Paternity Test Abroad for Children of Israeli Citizens
Everyone reading this is probably aware of the reasons why an Israeli citizen may be required to submit a paternity test abroad to prove that they are parents to a child born outside Israel. If for some reason you don’t know, read through this informative post by our lawyers at Cohen, Decker, Pex & Brosh law firm specializing in immigration to Israel and Israeli citizenship rights. A short summary follows below.
The Child of an Israeli Citizen Is Also an Israeli Citizen
In short, a child born to an Israeli citizen in Israel or abroad is also an Israeli citizen according to the 1952 Israeli Law of Citizenship. The question of parenthood is resolved automatically for the Israeli mother, *but the process is more complex when only the father is an Israeli. The state of Israel will acknowledge the child of an Israeli father and a non-Israeli mother as an Israeli citizen if the child’s paternity is well established. The paternity is established by default if the state of Israel recognizes the relationship between the child’s parents as “valid.”
Valid relationships include marriage or common-law marriage entered at least 10 months or 300 days before the birth of the child. If the state recognizes the “sincerity” or validity of the relationship, the parents can approach an Israeli Consulate abroad within 30 days of the birth, present their documents, and receive acknowledgement of the child as an Israeli citizen. This recognition of the child as an Israeli citizen grants the child an Israeli passport, and the child is entered into the Israeli population registry.
Note that this is the only official procedure for recognition of the child as the child of a citizen by the state of Israel. Foreign documents stating that the Israeli citizen is the father, such as a foreign birth certificate presented on their own, may be ignored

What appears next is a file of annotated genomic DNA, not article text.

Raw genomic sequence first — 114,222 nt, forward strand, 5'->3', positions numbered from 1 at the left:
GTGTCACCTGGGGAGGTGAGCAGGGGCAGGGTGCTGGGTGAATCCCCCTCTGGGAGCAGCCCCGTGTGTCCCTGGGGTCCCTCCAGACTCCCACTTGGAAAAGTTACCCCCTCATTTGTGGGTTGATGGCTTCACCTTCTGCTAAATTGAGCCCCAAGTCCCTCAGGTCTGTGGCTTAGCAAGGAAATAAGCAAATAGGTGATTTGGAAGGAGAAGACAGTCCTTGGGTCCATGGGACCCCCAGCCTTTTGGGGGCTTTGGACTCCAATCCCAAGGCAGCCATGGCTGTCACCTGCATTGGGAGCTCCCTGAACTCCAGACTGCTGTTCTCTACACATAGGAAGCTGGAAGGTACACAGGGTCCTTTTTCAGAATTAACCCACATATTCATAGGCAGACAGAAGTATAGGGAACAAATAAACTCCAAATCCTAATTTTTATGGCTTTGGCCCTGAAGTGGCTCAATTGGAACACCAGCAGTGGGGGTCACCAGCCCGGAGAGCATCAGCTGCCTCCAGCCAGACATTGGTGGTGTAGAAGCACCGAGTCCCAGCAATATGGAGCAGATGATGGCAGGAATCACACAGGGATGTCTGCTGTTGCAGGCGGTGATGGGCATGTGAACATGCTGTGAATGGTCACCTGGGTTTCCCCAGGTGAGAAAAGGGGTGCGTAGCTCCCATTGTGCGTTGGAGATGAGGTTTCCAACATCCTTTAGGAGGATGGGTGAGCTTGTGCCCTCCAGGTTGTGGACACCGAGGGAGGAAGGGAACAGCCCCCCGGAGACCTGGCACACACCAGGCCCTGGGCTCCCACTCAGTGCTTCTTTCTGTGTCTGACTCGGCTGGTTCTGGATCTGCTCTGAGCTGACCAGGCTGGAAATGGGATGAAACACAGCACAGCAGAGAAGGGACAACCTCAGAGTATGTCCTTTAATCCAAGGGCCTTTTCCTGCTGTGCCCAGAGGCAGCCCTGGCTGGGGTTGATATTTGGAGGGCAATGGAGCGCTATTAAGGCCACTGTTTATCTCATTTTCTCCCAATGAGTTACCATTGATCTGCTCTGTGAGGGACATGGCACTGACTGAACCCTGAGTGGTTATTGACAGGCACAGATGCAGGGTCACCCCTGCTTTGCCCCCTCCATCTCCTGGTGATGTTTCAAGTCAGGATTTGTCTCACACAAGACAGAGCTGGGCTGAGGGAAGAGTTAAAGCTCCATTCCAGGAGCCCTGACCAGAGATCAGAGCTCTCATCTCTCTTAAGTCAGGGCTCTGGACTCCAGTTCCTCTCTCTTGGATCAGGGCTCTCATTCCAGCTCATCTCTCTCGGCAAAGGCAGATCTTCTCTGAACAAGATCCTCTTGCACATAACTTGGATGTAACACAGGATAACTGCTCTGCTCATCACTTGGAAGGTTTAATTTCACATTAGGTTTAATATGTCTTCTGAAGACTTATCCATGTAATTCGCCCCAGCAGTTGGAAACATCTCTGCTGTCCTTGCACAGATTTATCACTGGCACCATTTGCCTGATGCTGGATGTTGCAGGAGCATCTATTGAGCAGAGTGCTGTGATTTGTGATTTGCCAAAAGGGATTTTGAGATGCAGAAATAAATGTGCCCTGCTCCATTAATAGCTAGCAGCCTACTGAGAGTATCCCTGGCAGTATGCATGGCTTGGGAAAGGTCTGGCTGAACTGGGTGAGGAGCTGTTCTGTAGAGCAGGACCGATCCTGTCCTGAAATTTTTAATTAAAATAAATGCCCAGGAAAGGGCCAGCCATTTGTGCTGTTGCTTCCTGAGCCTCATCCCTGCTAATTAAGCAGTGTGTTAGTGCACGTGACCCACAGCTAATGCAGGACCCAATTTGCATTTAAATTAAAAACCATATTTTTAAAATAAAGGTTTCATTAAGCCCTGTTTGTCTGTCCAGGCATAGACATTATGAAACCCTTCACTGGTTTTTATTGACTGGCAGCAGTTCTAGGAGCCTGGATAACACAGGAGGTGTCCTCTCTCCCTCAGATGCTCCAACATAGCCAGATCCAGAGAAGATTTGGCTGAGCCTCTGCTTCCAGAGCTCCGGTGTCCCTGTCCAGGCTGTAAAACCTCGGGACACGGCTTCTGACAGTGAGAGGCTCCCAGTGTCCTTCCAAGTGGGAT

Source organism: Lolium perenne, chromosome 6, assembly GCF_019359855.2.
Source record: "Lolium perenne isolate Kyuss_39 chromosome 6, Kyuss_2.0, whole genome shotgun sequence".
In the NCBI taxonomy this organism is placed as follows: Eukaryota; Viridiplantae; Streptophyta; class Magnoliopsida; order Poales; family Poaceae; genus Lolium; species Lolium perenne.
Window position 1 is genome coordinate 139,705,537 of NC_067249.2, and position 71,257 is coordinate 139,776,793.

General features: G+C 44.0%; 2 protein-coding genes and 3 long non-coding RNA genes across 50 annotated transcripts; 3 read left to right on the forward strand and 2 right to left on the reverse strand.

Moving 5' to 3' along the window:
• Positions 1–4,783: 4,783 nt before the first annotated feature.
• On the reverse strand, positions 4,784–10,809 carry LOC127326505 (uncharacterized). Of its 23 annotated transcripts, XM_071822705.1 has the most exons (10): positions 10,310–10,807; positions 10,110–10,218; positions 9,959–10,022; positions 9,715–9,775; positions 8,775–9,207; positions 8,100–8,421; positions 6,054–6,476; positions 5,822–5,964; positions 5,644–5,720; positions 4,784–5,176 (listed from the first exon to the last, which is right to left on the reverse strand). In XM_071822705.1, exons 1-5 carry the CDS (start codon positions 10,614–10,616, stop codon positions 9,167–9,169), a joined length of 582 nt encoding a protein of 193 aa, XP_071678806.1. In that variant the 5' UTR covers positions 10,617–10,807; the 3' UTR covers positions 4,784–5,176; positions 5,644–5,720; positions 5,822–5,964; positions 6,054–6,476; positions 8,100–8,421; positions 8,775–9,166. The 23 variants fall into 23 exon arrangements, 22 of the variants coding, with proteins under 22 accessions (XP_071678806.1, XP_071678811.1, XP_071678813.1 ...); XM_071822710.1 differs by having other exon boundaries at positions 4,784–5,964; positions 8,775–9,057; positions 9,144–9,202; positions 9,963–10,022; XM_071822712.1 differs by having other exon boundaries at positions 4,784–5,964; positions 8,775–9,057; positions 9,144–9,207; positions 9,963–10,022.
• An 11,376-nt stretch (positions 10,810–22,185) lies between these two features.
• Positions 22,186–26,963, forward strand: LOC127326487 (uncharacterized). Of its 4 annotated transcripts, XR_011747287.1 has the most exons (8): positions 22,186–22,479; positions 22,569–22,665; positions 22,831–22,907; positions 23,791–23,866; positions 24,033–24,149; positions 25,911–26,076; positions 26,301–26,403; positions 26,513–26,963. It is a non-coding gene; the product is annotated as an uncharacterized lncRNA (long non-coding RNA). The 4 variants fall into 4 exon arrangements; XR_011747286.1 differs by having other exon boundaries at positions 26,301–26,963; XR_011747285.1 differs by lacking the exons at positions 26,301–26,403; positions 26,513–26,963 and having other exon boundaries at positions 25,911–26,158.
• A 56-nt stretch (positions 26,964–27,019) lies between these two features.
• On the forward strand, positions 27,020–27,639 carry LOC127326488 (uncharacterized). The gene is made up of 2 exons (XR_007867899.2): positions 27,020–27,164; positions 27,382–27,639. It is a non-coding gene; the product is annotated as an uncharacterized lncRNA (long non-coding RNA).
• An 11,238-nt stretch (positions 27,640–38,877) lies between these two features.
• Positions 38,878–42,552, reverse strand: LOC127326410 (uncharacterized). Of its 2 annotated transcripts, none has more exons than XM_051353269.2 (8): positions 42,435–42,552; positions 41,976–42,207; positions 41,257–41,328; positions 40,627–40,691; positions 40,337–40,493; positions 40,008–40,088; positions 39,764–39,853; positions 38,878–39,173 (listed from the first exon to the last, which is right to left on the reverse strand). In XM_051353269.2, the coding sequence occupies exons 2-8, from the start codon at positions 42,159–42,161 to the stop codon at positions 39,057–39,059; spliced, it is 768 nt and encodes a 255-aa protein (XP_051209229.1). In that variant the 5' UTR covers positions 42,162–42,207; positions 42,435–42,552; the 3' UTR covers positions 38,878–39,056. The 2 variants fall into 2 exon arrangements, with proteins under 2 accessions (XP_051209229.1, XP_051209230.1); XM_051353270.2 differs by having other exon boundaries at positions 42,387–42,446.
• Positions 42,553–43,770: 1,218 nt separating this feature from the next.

When Will You Be Required to Take a Paternity Test Abroad?
If the couple has broken up or if the state of Israel refuses to recognize their relationship, the father may be required to submit to a paternity test to determine that the child is his. Not just any paternity test will do; DNA tests by non-Israeli institutions will be rejected out of hand. The only officially acceptable paternity test is conducted by the Israeli Family Court order. The court will specify which of the limited number of officially qualified Israeli laboratories or institutions will be in charge of the DNA test. Since the court determines which lab does the test, the applicant has no need to find that information.
The Actual Israeli DNA Test Procedure
The institute specified by the Israeli Family Court will submit the test kit to the Ministry of Foreign Affairs. The ministry will deliver the kit to the Israeli Consulate in the country the subject resides in. The subject and his child must report at the consulate, present their identifying papers, and submit a saliva (spit) sample. The sample is collected via the kit, sealed, and sent back to the institution of origin. Once analyzed, a sealed envelope with the results is sent to the Family Court judge who makes a decision based on the test results.
Due to the sensitivity of the information involved, great effort is made to ensure that the test results remain confidential. The workers in charge of testing the saliva sample do not know the name of the subject. Those in charge of sending the results to the Family Court judge do not know the results the envelope contains. All genetic material is destroyed shortly after the test is conducted and the court receives the result.
Please contact us at Cohen, Decker, Pex & Brosh law firm for more information about paternity tests abroad, paternity tests in Israel, and questions about receiving Israeli citizenship.